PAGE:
The new framework is rooted in the lesson of the final pre-pandemic months, when wage gains began reaching lower-income workers who until then had missed out on the expansion’s benefits. Fed officials concluded they “could do more to tighten the labor market than we previously thought was possible,” said Skanda Amarnath, research director at Employ America, a left-leaning think tank.
Still, there are risks with running the economy hot. Summers, who was also an economic adviser to the Clinton and Obama administrations, warned earlier this month that Biden’s $1.9 trillion relief bill could “set off inflationary pressures of a kind we have not seen in a generation.”
Olivier Blanchard, former chief economist of the International Monetary Fund, also has warned that the legislation is too large and risks triggering inflation that would cause the Fed to raise interest rates and likely send the economy into recession.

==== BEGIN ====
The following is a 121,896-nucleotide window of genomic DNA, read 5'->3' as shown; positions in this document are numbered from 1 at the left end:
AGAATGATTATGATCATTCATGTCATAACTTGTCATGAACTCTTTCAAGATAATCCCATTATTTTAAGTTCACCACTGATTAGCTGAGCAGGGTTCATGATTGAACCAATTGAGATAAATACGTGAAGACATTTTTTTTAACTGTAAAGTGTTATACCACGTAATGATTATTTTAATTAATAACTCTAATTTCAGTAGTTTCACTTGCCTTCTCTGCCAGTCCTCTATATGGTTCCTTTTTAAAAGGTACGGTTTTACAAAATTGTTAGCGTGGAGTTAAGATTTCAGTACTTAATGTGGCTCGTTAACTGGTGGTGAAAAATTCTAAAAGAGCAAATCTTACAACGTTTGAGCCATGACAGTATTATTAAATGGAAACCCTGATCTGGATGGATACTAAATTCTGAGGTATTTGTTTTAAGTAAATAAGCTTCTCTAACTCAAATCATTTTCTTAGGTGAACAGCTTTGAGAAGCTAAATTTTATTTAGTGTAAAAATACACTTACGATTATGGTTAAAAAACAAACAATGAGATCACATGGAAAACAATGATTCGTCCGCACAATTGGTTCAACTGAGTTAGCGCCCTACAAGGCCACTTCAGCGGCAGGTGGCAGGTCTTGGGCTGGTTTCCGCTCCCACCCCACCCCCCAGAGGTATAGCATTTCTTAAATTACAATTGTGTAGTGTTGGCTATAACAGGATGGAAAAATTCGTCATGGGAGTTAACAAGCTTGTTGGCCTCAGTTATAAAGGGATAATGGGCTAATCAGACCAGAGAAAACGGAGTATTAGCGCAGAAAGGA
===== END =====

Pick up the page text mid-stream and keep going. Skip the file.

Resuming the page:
If demand for goods and services rose too fast, eventually the pool of unemployed workers would be exhausted and factories would be stretched. Beyond that point, wages and prices could begin climbing, repeating the experience of the late 1960s, when President Lyndon B. Johnson famously refused to choose between the “guns” of the Vietnam War and the “butter” of his Great Society domestic agenda. By 1969, prices were increasing at an annual rate of 6.2 percent, up from just 2.4 percent two years earlier.
A similar situation today would almost certainly cause the Fed to raise its benchmark lending rate, a move that often leads to recession.